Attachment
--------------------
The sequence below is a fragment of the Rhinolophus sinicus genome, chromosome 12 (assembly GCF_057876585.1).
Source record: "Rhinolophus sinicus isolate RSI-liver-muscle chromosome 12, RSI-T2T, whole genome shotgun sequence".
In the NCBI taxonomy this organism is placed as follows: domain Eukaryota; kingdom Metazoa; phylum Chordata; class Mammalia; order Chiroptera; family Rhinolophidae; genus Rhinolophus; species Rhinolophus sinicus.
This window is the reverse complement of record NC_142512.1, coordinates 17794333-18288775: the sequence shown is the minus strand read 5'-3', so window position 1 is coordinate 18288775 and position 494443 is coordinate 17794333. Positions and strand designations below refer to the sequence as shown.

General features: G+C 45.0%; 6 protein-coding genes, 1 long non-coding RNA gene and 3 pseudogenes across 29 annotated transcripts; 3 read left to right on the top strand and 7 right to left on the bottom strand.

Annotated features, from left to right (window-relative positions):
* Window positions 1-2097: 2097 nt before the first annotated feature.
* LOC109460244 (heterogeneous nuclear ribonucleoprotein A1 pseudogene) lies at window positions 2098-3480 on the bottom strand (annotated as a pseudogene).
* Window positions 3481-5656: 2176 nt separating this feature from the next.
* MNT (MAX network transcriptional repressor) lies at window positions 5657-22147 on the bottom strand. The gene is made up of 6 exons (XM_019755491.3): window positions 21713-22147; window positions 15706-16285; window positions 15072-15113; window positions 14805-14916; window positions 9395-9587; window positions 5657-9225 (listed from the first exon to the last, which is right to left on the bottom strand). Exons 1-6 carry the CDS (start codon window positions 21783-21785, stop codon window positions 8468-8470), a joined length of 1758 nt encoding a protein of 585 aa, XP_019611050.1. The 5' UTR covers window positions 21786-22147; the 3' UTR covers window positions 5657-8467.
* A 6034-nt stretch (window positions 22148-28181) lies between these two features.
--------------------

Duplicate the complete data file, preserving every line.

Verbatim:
The sequence below is a fragment of the Rhinolophus sinicus genome, chromosome 12 (assembly GCF_057876585.1).
Source record: "Rhinolophus sinicus isolate RSI-liver-muscle chromosome 12, RSI-T2T, whole genome shotgun sequence".
In the NCBI taxonomy this organism is placed as follows: domain Eukaryota; kingdom Metazoa; phylum Chordata; class Mammalia; order Chiroptera; family Rhinolophidae; genus Rhinolophus; species Rhinolophus sinicus.
This window is the reverse complement of record NC_142512.1, coordinates 17794333-18288775: the sequence shown is the minus strand read 5'-3', so window position 1 is coordinate 18288775 and position 494443 is coordinate 17794333. Positions and strand designations below refer to the sequence as shown.

General features: G+C 45.0%; 6 protein-coding genes, 1 long non-coding RNA gene and 3 pseudogenes across 29 annotated transcripts; 3 read left to right on the top strand and 7 right to left on the bottom strand.

Annotated features, from left to right (window-relative positions):
* Window positions 1-2097: 2097 nt before the first annotated feature.
* LOC109460244 (heterogeneous nuclear ribonucleoprotein A1 pseudogene) lies at window positions 2098-3480 on the bottom strand (annotated as a pseudogene).
* Window positions 3481-5656: 2176 nt separating this feature from the next.
* MNT (MAX network transcriptional repressor) lies at window positions 5657-22147 on the bottom strand. The gene is made up of 6 exons (XM_019755491.3): window positions 21713-22147; window positions 15706-16285; window positions 15072-15113; window positions 14805-14916; window positions 9395-9587; window positions 5657-9225 (listed from the first exon to the last, which is right to left on the bottom strand). Exons 1-6 carry the CDS (start codon window positions 21783-21785, stop codon window positions 8468-8470), a joined length of 1758 nt encoding a protein of 585 aa, XP_019611050.1. The 5' UTR covers window positions 21786-22147; the 3' UTR covers window positions 5657-8467.
* A 6034-nt stretch (window positions 22148-28181) lies between these two features.